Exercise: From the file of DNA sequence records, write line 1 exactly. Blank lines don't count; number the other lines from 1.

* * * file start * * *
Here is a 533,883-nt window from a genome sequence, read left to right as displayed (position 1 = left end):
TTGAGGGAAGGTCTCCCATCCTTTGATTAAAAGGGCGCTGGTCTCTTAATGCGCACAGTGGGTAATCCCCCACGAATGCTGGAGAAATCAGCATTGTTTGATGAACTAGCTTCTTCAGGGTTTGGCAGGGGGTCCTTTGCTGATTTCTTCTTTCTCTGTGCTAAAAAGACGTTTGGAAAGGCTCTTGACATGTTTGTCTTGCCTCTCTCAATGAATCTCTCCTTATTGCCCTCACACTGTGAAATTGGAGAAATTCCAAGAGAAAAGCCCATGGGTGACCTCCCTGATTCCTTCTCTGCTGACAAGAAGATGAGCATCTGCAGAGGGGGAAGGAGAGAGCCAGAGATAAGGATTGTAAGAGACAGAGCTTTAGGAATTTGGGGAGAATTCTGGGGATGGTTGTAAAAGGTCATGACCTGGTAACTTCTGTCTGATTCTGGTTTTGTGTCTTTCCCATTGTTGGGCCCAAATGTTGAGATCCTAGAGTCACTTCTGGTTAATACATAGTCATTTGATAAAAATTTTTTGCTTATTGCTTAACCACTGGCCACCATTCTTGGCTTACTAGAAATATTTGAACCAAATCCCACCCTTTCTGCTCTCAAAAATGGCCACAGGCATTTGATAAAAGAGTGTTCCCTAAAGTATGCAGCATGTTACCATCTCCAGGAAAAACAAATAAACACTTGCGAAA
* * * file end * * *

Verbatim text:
Here is a 533,883-nt window from a genome sequence, read left to right as displayed (position 1 = left end):